Recent years have seen great public interest in other animal fight≠ing activities such as dog-fighting and badger-baiting. Much man≠power and the many resources of the police and RSPCA have been put into covert operations to detect these offenders, yet prosecutions for cockfighting are very rare indeed. Is this because of lack of interest on the part of the law-enforcers, or are the real reasons more complicated than that?

In any consideration of a subject it is only possible to set it in its modern context by comparing it in some respects with its recorded history. Cockfighting, with its long and colourful history, is no excep≠tion. However, this study is not intended to be a history of the sport, as there are a number of works from the historical aspect in circulation already. It is about the sport as it is extensively practised in Britain today, much to the surprise, not to say astonishment, of a great many people.

Not the least of these is John Breslain of Cheriton, near Alresford in Hampshire who is Chairman of the Poultry Club of Great Britain. He told me:

The Poultry Club of Great Britain, and the Rare Poultry Society are both totally opposed to cockfighting, officially and unofficially. We will not tolerate cockflghting and any member found involved in this illegal activity will be expelled.
In the past there was no specific rule in this respect, but after a couple of incidents involving club members a rule was introduced, but that was some years ago. Of course, we have our suspicions about a few people, but suspecting them and proving cockfighting involvement are two different things. Quite honestly until you brought your study to my attention I was unaware that cockfighting was still widespread. I certainly had no idea that it was prospering.

However, other people in the world of domestic poultry are much closer to the action often by no choice of their own. Michael Roberts and his wife Victoria run the Domestic Fowl Trust at Honeybourne near Evesham in Worcestershire. This is one of the finest collection of domestic poultry in the country[2].

Michael told me:

Iíve never seen a staged cockfight in this country, only in Thailand. We go out of our way to have nothing to do with it here, I am just not interested. Legal or illegal, it just does not appeal to me. There is a hell of a lot of cockfighting around the Heart of England, especially amongst the travelling people. When you get further across to Herefordshire, especially around Bromyard, it is particularly common. I know one man in particular who holds high public office in Warwickshire who is a member of the Oxford club and who has fought birds for years.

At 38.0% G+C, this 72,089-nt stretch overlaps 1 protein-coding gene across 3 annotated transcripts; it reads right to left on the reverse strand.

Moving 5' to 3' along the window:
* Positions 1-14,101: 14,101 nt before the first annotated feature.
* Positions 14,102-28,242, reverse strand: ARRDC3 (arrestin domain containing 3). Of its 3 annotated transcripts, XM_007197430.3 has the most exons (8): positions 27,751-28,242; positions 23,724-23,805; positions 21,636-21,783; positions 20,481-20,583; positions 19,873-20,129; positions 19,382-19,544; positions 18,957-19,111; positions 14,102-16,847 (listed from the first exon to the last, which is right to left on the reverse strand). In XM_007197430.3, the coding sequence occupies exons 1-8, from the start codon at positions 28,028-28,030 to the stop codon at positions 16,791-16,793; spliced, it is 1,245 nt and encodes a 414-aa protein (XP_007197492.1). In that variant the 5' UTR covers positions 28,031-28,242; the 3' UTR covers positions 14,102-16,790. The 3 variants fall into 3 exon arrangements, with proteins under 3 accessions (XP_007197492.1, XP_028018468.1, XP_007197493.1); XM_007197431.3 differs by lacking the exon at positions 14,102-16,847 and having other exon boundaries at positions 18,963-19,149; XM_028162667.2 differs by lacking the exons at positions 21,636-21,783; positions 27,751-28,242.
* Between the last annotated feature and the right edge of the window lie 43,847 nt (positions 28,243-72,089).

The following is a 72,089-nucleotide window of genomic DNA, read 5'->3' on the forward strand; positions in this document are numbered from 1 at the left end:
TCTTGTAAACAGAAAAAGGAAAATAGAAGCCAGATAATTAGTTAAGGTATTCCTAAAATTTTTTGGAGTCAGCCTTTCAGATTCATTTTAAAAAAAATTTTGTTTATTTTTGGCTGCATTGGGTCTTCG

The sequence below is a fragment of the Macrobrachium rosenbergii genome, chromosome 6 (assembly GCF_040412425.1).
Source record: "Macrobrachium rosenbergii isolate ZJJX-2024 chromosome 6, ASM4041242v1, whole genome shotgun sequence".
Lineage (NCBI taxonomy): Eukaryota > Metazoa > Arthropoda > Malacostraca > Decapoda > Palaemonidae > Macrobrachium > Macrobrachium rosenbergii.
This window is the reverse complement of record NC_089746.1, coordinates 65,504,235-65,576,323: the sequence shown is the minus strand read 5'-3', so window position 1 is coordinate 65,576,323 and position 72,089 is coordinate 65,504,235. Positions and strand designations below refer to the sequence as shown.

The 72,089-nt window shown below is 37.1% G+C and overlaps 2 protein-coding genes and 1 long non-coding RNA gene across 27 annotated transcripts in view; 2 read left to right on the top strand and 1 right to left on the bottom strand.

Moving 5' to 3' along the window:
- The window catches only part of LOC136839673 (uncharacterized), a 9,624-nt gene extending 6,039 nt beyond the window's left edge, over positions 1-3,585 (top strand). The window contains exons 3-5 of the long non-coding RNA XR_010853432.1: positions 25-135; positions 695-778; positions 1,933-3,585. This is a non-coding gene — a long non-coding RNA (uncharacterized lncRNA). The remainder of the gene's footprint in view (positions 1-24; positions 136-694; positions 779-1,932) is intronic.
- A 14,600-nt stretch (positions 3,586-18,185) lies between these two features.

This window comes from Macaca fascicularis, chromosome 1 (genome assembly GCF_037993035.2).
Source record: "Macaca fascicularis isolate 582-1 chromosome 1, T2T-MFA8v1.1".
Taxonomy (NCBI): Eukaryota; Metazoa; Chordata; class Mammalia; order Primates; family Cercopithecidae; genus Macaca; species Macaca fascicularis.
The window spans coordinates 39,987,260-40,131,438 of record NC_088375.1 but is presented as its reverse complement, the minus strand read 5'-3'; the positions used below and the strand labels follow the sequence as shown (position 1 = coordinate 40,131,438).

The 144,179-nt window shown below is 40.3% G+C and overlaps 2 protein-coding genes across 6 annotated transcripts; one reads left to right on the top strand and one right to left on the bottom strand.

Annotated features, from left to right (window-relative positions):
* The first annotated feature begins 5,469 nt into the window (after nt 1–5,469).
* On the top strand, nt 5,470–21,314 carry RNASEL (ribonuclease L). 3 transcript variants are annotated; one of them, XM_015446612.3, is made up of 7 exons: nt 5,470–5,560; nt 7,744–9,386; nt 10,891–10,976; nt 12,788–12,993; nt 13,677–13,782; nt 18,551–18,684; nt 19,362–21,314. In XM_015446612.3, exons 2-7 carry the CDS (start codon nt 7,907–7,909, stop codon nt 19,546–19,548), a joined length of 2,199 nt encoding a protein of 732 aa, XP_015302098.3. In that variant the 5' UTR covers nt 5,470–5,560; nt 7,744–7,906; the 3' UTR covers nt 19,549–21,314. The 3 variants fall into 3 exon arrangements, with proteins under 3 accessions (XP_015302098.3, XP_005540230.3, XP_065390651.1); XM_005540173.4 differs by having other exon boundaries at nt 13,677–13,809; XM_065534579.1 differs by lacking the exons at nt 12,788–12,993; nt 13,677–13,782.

Victoria Roberts is also a Member of the Council of the Poultry Club of Great Britain. The family have suffered a good deal as the result of fruitless efforts to include gamefowl in the collection[2]:

We keep no gamefowl strains at all at the Trust. When the Trust was first started on its earlier site in 1975 there were some gamefowl but we had no end of trouble with them, or rather with people stealing them, obviously for fighting. We were raided three times in four years by gypsies. One night we actually disturbed them in the act, but they got away. No one was ever caught. The trouble is that here in the Heart of England area there is a lot of fruit growing, and the gypsies turn up here in droves for the fruit picking season. The regulars now know that there are no gamefowl here so they don't bother coming to the Trust any more. We still get new-comers turning up. They elbow their way in here, sometimes paying the entrance fee, sometimes nor, and wander round the place looking for gamefowl. When they see our great big fat hens they leave. I get an occasional "Got any cocks, have yer?", but I just tell them that we haven't.